When inspiration strikes! Investigating the student-led classroom

Posted on 15th Jul 2019 in School News, United States, Learning Styles

The traditional classroom usually involves a teacher, a white board and a lecture lasting around an hour. Students are required to maintain focus and occasionally, answer questions when asked. The student-led classroom couldn’t be a further departure from this. It relies on the students’ own interests; the direction of the lesson following wherever inspiration strikes in the moment. It focuses on the individual learner, their needs and perspectives, rather than the collective student body. Active participation is key in this kind of classroom model, but there’s also plenty more to investigate.

The student-led classroom is designed around the learner’s needs

No two learners are alike. Education should anticipate this diversity and seek to provide the best experience for as many students as possible. The traditional classroom simply isn’t equipped to manage individual learner needs, the result being a mismatch in student attainment with many students failing to reach their potential. The student-led classroom acknowledges this by providing a variety of learning experiences to ensure all students get the opportunity to thrive.

The student-led teaching at EF Academy extends beyond the four walls of the classroom with opportunities for physical, visual and social learning. Not only do our students get to live in a new country, but our specific campus locations each offer unique landscapes for experiential learning. Recently our New York students spent the day in the city to launch a new advisory program: MAPS (Mindfulness, Awareness, Perception and Skills). Sasha Levitt, Director of Experiential Learning at EF Academy New York, explains:

“EF Academy is an immersive atmosphere dedicated to experiential learning. By giving students the opportunity to explore the things they love, experiential education sets students up for success in college/university, their careers, and beyond. Not only does hands-on learning promote better awareness and understanding of core educational concepts, it also encourages students to consistently reflect on themselves and their world. Developing such well-rounded perspectives and having an acute understanding of how they fit into their communities, gives students a lifelong sense of curiosity and a commitment to ongoing self-development.”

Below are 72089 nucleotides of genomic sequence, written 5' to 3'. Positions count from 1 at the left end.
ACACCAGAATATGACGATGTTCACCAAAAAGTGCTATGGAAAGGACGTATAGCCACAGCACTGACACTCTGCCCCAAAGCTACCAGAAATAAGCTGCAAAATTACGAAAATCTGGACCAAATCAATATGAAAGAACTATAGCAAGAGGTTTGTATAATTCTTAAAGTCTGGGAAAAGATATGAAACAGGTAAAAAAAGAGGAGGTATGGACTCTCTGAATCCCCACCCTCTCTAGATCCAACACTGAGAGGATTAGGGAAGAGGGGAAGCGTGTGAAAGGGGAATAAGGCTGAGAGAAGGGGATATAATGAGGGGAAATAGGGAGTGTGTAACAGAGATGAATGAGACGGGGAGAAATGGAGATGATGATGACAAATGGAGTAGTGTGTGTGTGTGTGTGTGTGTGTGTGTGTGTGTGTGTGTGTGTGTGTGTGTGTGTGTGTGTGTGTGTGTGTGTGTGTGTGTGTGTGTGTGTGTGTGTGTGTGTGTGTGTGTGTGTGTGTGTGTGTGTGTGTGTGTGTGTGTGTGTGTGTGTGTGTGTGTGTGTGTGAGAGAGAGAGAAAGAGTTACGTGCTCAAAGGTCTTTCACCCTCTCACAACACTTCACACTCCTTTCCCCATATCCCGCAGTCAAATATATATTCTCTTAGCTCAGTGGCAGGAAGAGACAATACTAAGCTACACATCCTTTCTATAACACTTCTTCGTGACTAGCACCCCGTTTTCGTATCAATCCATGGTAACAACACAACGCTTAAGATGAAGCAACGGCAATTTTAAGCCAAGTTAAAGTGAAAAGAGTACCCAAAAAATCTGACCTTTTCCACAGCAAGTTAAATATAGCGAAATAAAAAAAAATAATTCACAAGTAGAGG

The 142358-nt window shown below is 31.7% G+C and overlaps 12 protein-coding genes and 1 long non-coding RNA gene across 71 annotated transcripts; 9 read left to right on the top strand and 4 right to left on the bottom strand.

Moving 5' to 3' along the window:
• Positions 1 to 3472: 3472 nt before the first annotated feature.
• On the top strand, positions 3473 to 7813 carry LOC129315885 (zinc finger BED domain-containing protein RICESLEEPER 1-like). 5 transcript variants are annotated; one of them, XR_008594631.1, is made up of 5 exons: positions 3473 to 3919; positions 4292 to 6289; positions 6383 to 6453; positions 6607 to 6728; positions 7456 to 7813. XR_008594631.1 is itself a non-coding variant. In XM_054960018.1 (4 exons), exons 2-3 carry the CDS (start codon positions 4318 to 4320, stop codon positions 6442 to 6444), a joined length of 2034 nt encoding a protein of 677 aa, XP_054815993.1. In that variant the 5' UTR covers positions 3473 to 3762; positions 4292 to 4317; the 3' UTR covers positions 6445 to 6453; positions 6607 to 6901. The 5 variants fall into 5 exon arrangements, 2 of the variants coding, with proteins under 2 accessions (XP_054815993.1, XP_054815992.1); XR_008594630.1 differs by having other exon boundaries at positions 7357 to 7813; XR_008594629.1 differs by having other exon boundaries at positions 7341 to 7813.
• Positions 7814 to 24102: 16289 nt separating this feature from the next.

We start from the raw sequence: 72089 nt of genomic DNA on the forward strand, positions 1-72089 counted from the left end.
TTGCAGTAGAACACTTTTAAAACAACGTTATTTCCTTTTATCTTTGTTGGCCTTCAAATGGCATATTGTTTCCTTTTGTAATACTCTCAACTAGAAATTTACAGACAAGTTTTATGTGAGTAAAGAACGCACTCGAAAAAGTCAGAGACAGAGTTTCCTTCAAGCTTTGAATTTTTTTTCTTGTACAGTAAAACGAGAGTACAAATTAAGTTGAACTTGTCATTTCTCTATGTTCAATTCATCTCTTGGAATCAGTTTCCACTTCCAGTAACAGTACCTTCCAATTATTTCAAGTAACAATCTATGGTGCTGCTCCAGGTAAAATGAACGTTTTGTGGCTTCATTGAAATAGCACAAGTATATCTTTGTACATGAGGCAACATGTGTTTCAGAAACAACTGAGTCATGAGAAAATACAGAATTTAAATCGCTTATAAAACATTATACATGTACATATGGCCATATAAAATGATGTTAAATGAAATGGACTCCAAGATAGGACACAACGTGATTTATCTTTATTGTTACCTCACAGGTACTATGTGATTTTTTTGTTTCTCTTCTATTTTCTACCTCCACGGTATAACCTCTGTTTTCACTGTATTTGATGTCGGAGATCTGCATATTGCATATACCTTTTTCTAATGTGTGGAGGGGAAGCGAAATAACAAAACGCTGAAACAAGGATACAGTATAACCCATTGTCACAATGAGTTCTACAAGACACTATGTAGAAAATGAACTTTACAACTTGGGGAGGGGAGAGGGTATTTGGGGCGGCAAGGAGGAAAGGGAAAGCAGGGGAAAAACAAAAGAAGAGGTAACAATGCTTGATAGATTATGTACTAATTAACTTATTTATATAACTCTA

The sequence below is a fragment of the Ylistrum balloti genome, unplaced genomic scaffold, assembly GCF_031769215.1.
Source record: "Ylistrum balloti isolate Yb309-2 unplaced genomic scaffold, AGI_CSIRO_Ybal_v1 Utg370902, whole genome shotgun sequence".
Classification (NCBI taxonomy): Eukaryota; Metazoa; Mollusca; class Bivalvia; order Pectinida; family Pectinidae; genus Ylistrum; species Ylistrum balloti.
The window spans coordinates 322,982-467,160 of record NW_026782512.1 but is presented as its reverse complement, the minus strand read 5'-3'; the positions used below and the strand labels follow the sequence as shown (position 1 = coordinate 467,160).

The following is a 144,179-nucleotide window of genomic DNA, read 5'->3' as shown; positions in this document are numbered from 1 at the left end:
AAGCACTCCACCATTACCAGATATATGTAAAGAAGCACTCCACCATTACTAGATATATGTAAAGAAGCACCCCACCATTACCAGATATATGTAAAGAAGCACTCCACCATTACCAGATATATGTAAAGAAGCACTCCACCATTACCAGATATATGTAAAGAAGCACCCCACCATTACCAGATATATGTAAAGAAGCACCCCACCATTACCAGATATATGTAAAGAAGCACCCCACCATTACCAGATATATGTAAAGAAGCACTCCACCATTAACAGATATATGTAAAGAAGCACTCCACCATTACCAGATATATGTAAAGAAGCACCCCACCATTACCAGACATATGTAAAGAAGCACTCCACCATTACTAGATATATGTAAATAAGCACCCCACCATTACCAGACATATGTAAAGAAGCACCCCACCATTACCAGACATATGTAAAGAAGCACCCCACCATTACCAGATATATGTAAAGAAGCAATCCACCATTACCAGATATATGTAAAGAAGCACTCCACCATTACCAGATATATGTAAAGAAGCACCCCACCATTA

Classrooms should be creative spaces for thought and discussion

The student-led classroom is built on the notion that as students become active participants in their own learning experience, they process and retain information in a way that is proven more effective long-term. One of the best ways to generate engagement is simply to give students a voice in the classroom. By opening up the conversation, classrooms become the kind of creative hubs of activity that really inspire.

At EF Academy, our teachers are committed to creating a classroom that facilitates discussion and engagement. The traditional lecture is replaced by two-way communication, with both student and teacher contributing to the learning experience. Jenna Marcus, IGCSE coordinator & IB English Literature Teacher from our New York campus, expands on this through her use of the Socratic Method: